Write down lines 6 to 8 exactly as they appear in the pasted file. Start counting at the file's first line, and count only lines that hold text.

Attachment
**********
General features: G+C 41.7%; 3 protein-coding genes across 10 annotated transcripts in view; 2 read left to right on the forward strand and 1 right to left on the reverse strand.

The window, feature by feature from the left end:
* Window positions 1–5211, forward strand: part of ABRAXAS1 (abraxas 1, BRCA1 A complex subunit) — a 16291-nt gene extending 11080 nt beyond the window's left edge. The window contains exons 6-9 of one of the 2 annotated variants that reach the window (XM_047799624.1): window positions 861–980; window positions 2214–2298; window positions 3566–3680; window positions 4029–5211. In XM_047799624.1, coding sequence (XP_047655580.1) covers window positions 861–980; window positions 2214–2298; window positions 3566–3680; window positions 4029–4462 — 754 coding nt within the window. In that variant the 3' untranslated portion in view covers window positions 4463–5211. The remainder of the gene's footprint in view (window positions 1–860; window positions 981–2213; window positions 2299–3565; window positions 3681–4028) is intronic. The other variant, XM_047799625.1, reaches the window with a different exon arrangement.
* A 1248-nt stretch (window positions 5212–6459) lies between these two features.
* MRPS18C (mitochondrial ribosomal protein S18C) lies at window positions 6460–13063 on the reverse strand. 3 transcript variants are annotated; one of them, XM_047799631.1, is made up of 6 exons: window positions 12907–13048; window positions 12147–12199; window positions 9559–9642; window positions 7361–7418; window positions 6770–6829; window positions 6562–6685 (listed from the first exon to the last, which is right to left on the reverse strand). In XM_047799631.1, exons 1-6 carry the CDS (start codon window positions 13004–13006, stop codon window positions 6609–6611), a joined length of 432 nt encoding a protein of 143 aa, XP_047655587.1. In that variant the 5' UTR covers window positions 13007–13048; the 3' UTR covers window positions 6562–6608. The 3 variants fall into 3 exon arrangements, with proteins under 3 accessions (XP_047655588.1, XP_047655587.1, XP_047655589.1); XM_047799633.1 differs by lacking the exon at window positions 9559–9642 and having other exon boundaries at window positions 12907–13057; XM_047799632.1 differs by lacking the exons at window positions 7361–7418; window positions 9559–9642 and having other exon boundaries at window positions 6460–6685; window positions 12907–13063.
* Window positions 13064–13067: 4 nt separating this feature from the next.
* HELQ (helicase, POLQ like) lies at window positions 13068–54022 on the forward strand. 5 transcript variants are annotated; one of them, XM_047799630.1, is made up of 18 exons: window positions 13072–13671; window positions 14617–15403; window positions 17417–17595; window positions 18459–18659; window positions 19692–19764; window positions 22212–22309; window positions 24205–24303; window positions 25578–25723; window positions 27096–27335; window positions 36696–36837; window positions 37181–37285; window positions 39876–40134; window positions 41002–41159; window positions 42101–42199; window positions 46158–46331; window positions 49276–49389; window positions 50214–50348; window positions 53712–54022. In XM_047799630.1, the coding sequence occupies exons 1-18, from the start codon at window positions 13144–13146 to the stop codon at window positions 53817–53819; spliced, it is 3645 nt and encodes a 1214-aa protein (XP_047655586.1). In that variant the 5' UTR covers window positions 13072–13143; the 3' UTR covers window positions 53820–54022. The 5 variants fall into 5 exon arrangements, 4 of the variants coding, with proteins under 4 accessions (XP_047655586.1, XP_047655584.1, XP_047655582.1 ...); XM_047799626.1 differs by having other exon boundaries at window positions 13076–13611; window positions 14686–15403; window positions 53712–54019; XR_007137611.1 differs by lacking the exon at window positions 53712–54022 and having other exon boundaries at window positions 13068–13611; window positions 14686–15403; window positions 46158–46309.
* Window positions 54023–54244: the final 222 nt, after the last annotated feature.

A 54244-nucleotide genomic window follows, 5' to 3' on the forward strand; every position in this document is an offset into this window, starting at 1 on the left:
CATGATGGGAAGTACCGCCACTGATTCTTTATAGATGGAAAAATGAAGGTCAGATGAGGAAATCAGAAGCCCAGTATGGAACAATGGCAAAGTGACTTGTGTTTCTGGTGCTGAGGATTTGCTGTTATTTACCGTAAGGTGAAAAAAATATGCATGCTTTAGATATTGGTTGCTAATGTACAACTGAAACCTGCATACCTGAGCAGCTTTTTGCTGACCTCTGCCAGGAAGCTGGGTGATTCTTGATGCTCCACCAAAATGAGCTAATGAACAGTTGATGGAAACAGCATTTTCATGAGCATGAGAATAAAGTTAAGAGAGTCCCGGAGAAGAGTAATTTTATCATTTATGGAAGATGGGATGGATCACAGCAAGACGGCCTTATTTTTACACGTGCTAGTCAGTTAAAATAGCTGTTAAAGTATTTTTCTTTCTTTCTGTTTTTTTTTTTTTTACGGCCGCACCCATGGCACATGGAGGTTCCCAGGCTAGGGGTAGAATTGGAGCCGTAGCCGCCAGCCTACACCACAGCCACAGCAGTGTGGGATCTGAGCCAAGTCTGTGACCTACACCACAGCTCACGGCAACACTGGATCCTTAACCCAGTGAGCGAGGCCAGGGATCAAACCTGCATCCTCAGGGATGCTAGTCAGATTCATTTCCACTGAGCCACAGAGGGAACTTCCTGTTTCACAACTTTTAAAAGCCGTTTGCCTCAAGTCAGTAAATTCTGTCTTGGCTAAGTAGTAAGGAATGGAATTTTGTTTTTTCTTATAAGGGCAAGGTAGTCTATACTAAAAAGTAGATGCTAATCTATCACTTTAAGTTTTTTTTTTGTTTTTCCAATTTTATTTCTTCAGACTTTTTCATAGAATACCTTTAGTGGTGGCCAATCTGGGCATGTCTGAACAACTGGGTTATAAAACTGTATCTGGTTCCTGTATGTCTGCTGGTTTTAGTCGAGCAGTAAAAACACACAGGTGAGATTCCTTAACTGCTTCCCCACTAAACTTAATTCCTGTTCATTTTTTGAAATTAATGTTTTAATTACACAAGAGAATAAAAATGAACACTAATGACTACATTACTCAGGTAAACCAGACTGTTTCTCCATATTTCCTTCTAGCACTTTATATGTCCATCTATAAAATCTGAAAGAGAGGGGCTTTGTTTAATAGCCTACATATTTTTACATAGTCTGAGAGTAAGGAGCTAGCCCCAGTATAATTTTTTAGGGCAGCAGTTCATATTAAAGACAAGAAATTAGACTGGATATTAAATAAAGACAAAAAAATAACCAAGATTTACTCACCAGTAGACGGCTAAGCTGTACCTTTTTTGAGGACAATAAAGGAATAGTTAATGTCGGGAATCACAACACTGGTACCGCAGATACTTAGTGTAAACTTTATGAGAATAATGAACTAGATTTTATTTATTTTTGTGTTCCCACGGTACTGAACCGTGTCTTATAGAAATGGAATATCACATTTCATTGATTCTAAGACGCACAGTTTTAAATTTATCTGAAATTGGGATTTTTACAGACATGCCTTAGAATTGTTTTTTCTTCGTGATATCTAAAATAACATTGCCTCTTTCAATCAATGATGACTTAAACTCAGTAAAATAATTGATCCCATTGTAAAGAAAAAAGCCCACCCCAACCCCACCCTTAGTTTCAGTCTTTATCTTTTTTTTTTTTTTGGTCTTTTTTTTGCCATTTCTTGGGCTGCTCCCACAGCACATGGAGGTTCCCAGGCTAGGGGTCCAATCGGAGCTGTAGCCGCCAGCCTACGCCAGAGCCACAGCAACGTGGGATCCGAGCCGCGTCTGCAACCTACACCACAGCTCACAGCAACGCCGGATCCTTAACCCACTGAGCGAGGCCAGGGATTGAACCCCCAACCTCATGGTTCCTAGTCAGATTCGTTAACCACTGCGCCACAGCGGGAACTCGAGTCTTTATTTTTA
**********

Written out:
* Window positions 13064–13067: 4 nt separating this feature from the next.
* HELQ (helicase, POLQ like) lies at window positions 13068–54022 on the forward strand. 5 transcript variants are annotated; one of them, XM_047799630.1, is made up of 18 exons: window positions 13072–13671; window positions 14617–15403; window positions 17417–17595; window positions 18459–18659; window positions 19692–19764; window positions 22212–22309; window positions 24205–24303; window positions 25578–25723; window positions 27096–27335; window positions 36696–36837; window positions 37181–37285; window positions 39876–40134; window positions 41002–41159; window positions 42101–42199; window positions 46158–46331; window positions 49276–49389; window positions 50214–50348; window positions 53712–54022. In XM_047799630.1, the coding sequence occupies exons 1-18, from the start codon at window positions 13144–13146 to the stop codon at window positions 53817–53819; spliced, it is 3645 nt and encodes a 1214-aa protein (XP_047655586.1). In that variant the 5' UTR covers window positions 13072–13143; the 3' UTR covers window positions 53820–54022. The 5 variants fall into 5 exon arrangements, 4 of the variants coding, with proteins under 4 accessions (XP_047655586.1, XP_047655584.1, XP_047655582.1 ...); XM_047799626.1 differs by having other exon boundaries at window positions 13076–13611; window positions 14686–15403; window positions 53712–54019; XR_007137611.1 differs by lacking the exon at window positions 53712–54022 and having other exon boundaries at window positions 13068–13611; window positions 14686–15403; window positions 46158–46309.
* Window positions 54023–54244: the final 222 nt, after the last annotated feature.